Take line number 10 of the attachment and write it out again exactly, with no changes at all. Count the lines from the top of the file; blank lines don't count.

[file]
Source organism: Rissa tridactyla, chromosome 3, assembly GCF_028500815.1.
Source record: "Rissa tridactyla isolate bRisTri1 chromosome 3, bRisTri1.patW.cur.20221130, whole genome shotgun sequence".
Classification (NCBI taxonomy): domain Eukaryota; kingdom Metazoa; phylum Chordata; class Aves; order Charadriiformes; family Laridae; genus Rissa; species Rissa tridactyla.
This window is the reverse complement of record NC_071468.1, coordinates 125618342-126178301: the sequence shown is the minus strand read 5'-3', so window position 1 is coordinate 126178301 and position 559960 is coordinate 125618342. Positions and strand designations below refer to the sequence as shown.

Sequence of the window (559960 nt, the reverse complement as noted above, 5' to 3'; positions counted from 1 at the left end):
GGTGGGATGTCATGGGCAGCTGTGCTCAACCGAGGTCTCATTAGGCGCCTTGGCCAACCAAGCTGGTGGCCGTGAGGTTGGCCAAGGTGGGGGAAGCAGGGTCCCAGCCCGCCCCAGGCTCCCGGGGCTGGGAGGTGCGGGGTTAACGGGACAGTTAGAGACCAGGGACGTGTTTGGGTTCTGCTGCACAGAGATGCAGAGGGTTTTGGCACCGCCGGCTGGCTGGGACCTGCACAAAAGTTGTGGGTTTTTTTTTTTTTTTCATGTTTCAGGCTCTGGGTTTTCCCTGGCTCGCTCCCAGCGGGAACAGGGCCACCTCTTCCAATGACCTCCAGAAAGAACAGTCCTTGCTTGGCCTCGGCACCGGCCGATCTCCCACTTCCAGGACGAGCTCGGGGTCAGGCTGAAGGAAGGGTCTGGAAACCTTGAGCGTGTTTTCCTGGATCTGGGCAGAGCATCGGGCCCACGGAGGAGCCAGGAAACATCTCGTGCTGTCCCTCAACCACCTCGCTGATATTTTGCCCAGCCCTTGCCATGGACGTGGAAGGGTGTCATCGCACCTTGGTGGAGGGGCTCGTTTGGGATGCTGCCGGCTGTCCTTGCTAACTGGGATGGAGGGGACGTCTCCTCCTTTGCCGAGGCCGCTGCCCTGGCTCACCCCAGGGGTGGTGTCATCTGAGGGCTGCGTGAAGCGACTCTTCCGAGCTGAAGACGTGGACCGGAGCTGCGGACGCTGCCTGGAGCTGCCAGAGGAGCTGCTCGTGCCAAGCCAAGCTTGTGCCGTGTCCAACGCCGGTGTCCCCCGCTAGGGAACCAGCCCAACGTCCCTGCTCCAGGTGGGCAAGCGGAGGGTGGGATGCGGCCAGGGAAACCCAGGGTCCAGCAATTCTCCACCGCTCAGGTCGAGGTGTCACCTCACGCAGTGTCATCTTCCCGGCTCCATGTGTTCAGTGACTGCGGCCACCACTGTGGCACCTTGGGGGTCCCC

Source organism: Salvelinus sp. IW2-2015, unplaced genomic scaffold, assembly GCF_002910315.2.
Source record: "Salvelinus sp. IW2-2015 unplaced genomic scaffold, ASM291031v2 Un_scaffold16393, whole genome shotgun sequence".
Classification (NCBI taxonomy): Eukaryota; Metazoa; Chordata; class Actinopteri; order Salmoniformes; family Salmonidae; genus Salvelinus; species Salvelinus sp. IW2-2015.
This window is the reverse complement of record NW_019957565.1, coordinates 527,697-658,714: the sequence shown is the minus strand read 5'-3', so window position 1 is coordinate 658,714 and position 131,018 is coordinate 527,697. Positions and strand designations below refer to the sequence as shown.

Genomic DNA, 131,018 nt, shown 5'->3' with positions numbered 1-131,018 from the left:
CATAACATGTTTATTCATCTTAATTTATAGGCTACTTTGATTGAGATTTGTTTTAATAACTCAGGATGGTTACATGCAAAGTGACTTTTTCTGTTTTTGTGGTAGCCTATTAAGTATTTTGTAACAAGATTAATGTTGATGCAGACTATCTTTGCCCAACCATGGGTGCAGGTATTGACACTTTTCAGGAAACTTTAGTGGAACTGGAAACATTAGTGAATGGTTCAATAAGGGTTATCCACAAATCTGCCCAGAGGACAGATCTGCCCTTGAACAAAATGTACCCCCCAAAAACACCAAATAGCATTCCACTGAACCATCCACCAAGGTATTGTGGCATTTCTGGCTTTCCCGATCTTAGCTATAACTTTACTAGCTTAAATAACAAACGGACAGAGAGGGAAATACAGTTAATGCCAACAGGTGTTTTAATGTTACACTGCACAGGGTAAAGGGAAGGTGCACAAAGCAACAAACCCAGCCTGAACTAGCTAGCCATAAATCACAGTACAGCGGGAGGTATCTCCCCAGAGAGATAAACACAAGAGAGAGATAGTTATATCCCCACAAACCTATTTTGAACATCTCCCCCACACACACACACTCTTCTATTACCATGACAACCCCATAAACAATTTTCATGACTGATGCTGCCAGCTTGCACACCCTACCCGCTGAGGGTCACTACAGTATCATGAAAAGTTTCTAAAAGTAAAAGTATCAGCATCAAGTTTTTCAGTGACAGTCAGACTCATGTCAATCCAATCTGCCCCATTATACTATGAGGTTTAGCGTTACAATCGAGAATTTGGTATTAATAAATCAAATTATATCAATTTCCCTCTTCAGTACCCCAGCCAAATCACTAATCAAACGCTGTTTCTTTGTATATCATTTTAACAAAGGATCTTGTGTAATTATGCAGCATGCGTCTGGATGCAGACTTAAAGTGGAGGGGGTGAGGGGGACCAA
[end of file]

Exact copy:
This window is the reverse complement of record NW_019957565.1, coordinates 527,697-658,714: the sequence shown is the minus strand read 5'-3', so window position 1 is coordinate 658,714 and position 131,018 is coordinate 527,697. Positions and strand designations below refer to the sequence as shown.